What do you do when you’re about to start a dress rehearsal at 3 PM on a Friday afternoon in preparation for an 8 PM curtain, and you learn from a construction engineer that the venue closed down immediately and that your entertainment license from the city of Boston has been canceled? That quandary faced conductor Lina Gonzalez-Granados last Friday afternoon when she thought everything was ready for her group’s widely advertised appearance in the Villa Victoria Center for the Arts in South Boston. Pleas to allow the hall to remain open over the weekend so that scheduled event could go forward were unavailing. The building is surrounded by scaffolding for repair work, but until this weekend concerts and other events had been proceeding normally. Apparently, though, something had happened to render the hall unsafe for public accommodation.
It was certainly too late to find an entirely new space, and too late to notify potential attendees of the change. A cancellation would disappoint all concerned. But could the presenter move the concert a few hundred feet outdoors to the neighboring O’Day playground and offer it to the public free of charge? This would require bringing chairs for an audience as well as for the orchestra and setting them up, arranging a large number of electrical cables to provide light for the music stands, to say nothing of hastily assembled tower spotlights to illuminate the entire area. If an anticipated rain were to begin, a cancellation would have ensued, since there was no overhead protection for the instruments and the music. And the temperature hardly reached that of a concert hall. But rather than lose all the effort put into preparation, they decided to go ahead with the out-of-doors option, and by 8 PM on Friday evening everything was ready as if it had been the plan all along.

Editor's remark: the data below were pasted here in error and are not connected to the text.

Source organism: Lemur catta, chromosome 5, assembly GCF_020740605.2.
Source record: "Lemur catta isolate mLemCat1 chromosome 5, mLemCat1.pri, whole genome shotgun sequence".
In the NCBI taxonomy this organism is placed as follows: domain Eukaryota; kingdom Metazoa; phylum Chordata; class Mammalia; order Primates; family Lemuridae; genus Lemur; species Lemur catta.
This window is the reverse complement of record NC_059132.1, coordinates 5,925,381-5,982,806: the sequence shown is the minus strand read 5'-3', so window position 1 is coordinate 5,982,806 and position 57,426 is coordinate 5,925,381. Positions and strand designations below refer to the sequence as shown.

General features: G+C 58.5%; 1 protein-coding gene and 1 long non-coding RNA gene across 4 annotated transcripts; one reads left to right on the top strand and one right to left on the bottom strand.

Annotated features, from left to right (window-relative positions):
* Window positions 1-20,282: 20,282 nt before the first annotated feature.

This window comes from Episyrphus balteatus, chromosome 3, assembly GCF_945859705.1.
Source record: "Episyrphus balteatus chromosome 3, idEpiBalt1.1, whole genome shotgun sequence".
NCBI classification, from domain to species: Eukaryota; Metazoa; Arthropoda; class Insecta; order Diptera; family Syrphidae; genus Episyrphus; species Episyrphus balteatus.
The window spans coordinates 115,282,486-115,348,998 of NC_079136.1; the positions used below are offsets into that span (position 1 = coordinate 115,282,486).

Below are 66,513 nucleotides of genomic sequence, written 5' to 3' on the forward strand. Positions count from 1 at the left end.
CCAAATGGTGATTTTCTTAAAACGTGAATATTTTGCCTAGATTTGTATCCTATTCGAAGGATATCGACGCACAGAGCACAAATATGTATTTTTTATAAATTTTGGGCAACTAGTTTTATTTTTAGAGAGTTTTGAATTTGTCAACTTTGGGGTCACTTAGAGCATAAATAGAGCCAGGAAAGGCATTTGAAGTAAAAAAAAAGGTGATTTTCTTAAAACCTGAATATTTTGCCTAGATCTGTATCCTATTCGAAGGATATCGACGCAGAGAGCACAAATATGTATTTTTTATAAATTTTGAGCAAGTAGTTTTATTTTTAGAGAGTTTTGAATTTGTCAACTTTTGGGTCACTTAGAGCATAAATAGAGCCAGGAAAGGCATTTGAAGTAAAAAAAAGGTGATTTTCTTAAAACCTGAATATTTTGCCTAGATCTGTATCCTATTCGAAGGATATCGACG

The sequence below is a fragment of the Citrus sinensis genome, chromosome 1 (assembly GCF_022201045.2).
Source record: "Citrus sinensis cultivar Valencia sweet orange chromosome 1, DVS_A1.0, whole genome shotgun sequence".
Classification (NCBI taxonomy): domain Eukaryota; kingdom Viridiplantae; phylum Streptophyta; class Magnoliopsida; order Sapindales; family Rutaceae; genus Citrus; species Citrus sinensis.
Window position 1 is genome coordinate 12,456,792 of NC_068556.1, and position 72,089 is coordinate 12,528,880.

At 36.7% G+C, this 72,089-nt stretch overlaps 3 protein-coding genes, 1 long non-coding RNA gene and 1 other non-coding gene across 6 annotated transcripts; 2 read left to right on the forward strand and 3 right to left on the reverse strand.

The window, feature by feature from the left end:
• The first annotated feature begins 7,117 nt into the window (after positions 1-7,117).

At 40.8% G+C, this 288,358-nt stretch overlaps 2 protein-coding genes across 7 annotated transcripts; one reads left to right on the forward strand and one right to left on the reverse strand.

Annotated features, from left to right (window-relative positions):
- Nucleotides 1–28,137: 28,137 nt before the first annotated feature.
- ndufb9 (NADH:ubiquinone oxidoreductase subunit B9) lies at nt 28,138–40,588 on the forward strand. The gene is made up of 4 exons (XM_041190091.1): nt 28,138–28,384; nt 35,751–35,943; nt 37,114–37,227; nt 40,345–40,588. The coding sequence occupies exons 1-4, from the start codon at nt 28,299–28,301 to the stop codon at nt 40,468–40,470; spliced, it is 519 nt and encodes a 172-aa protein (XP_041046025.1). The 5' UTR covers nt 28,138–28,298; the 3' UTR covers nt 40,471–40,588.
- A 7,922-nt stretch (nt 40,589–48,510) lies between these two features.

The Colombian Gonzalez-Granados, who has studied conducting at the New England Conservatory and Boston University, founded the Unitas Ensemble in 2014 to concentrate on the largely unknown but diverse repertory of music by Latin-American composers. Raíces (Roots) focused on music of four remarkable Latina composers: Tania León, a Cuban born-composer and conductor long resident in the United States; Teresa Carreño, the brilliant Venezuelan pianist of the late 19th century; Lucía Caruso, an Argentine-born composer and pianist; and Gabriella Lena Frank, a mixed Peruvian/Chinese/Lithuanian/Jewish composer resident in California.
Owing to the changed circumstances, the limited light, the cooling temperature, and the possible threat of rain, the conductor announced at the beginning that the program would be performed straight through.
Tania León’s Indígena is an energetic eight-minute piece for chamber orchestra composed in 1991 following a return visit to Cuba. The score aims to present a vivid mixture of indigenous sonorities suggesting a lively modern urban environment with a Latin tinge.